To evaluate the time relationship between daily PM10 levels and daily hospital admissions for cardiovascular diseases, a time-series analysis with Poisson regression was conducted (considering day of the week and holidays as confounders) and evaluating different time lags for PM10 concentrations ≤14 days. No statistically significant association appeared, although the effect increased with time lags suggesting a delayed effect on cardiovascular health.
Studies on health hazards related to volcanoes 3 have reported cardiovascular and respiratory problems possibly related to particulate matter and/or to emitted gases. In fact, volcanic ash is generally composed of particles of fragmented volcanic rock, most of which are within the coarse fraction range (2.5–10 μm). Other minor or temporary health effects have been reported in individuals who stay very close to craters for occupational reasons and in areas with ash contamination 4. In our study, we observed an increase in PM10 and SO2 following the eruption, but not in NO2 or CO. The relationship between daily PM10 level and cardiovascular admissions following Mount Etna's eruption shows that the effect was not immediate but, rather, delayed. Given the collinearity between the eruption and the earthquake, it is difficult to disentangle the responsible factor. However, previous studies strongly suggest that the stress was caused by the eruption and the frequent earthquakes experienced by residents could be responsible for our results. Reviews that have focused on the effects on cardiovascular diseases of unanticipated catastrophic natural event-related stress, such as earthquakes 5 or terrorist attacks 6, describe cardiac events as “indirect effects” of natural disasters, detectable in the long term 7, 8. Stress-related mortality from cardiovascular diseases was also reported among residents who experienced the Seveso dioxin accident 9 and in Los Angeles, CA (USA) during the 2 weeks before the turn of the millennium 10.
In our study, the preventive measures recommended to the population during the emergency period could explain the observed reduction of both the mortality for respiratory diseases and the decrease in hospital admissions for trauma: it is likely that people spent more time at home than during the control period, preventing car accidents and other minor trauma.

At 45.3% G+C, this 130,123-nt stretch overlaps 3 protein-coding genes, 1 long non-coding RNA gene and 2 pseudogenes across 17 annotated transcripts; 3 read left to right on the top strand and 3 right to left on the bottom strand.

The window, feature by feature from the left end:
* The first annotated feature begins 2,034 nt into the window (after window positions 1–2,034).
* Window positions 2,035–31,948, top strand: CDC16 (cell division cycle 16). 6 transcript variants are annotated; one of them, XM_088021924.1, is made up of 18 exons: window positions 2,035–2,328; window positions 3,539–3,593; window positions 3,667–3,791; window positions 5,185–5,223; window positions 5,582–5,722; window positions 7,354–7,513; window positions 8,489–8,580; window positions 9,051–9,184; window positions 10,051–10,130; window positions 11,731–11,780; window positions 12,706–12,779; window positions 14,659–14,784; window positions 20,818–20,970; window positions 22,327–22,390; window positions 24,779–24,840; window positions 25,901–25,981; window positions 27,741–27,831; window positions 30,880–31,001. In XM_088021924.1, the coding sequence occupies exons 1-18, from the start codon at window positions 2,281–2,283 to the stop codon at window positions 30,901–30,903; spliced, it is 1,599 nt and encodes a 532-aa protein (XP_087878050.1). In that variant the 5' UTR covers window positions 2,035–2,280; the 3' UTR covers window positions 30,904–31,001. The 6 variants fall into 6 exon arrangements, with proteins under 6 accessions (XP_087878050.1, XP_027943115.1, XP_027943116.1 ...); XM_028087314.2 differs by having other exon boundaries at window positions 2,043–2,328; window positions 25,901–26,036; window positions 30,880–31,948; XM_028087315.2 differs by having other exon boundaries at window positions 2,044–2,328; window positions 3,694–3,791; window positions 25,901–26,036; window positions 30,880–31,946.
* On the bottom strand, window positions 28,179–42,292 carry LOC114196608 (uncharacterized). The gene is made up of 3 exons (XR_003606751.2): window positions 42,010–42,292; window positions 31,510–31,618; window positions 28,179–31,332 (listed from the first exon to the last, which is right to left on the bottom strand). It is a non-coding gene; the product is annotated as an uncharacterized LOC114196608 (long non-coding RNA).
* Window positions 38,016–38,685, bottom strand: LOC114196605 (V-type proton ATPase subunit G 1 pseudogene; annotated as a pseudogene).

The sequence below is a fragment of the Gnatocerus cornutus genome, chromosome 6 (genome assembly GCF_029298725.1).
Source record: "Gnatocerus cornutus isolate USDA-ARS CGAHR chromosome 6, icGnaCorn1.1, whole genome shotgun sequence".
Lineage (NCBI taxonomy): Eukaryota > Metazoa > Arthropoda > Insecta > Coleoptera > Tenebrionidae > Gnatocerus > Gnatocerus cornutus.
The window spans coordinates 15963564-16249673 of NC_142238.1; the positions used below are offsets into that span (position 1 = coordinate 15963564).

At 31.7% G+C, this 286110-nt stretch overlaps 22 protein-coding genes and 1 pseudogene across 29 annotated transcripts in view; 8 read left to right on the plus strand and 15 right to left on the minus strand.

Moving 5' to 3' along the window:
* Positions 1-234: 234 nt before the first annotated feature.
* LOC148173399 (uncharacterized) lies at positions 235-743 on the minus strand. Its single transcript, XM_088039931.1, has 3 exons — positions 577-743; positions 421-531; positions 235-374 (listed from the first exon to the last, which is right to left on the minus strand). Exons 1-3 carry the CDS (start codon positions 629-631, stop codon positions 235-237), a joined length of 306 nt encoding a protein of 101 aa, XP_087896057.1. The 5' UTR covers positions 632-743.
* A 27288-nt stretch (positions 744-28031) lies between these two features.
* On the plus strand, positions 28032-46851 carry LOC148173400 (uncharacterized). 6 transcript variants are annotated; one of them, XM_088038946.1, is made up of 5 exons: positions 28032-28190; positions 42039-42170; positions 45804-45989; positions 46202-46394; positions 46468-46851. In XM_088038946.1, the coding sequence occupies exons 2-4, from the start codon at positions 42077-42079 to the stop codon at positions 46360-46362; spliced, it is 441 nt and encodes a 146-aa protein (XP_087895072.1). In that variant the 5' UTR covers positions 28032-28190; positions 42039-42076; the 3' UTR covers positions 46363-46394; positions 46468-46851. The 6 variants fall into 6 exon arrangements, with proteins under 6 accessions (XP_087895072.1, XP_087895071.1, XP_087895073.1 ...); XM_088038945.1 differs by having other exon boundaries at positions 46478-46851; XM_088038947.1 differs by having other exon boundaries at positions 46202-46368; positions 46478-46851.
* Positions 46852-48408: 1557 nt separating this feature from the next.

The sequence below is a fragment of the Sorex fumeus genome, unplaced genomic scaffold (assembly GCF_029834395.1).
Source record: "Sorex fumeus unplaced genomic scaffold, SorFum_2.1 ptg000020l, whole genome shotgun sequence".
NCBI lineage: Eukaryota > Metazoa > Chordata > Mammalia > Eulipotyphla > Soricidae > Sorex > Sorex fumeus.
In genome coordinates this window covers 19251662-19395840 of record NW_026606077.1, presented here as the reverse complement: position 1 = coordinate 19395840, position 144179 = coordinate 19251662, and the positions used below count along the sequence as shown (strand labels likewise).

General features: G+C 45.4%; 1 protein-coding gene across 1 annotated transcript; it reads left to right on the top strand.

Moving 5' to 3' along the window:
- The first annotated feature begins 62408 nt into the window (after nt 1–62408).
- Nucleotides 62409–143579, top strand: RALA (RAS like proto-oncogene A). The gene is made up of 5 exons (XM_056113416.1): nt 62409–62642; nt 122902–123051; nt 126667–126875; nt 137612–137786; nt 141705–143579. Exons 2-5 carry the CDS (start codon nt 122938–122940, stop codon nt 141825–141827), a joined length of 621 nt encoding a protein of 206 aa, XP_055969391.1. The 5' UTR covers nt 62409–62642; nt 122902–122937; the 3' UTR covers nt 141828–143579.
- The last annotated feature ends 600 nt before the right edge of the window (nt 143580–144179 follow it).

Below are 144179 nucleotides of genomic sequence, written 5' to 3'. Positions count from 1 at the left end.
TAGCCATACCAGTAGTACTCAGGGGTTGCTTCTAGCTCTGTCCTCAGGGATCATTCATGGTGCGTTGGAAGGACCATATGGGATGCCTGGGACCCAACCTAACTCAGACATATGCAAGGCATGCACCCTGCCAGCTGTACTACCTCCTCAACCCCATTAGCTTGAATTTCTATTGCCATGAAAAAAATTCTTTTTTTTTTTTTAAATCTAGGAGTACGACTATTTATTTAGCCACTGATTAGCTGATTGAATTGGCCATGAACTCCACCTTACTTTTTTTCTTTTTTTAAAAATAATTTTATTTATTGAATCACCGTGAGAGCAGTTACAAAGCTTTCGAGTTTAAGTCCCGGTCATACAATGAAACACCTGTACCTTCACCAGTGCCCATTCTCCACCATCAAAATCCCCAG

In conclusion, no increase in mortality was observed during Mount Etna's 2002 eruption. The temporary increase in cardiovascular morbidity, observed particularly among the elderly, may be a consequence of acute stress, as reported following other natural disasters. The decrease in mortality for respiratory diseases and the decrease in hospital admissions for trauma were likely a result of the precautionary measures taken during the emergency period. In any case, it is recommended that in future episodes, physicians closely monitor high-risk cardiac patients following natural disasters. Moreover, when planning public health measures during natural disasters, special attention should be given to risk communication and the consequences of general media alarm should not be neglected.
The authors wish to thank S. D’Amico (National Institute of Geophysics and Volcanology of Catania, Catania, Italy) for his help in the selection of the meaningful information on earthquakes, and M. Becker for her editorial help.
Statement of Interest
- ©ERS 2010